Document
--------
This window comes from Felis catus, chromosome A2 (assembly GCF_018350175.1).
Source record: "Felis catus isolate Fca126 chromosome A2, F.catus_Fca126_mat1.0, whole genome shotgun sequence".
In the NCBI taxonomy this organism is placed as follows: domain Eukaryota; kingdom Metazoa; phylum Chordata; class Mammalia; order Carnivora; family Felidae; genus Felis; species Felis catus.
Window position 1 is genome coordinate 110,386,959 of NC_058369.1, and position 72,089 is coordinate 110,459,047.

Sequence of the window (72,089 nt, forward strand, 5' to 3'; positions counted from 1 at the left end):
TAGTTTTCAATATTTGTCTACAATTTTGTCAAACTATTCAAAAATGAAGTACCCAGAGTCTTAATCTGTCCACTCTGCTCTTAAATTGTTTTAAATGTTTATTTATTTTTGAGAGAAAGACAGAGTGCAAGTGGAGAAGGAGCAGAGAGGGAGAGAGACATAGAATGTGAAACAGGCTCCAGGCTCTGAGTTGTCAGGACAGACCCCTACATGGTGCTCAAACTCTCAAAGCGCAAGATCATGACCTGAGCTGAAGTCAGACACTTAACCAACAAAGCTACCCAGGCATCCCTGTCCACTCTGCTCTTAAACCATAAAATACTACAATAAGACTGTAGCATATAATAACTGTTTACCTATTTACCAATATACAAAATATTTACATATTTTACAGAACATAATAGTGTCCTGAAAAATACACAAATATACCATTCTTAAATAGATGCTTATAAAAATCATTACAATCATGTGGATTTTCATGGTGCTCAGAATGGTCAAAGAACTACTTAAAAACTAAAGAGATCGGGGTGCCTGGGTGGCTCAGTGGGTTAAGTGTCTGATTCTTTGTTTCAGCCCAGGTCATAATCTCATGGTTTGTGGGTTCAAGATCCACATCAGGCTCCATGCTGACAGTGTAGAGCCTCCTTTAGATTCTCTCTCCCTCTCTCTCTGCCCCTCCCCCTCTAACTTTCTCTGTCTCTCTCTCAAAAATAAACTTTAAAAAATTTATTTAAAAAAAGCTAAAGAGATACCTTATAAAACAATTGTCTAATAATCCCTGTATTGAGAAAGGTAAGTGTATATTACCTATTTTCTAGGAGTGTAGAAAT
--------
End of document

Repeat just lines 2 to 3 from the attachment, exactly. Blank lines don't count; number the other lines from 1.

Source record: "Felis catus isolate Fca126 chromosome A2, F.catus_Fca126_mat1.0, whole genome shotgun sequence".
In the NCBI taxonomy this organism is placed as follows: domain Eukaryota; kingdom Metazoa; phylum Chordata; class Mammalia; order Carnivora; family Felidae; genus Felis; species Felis catus.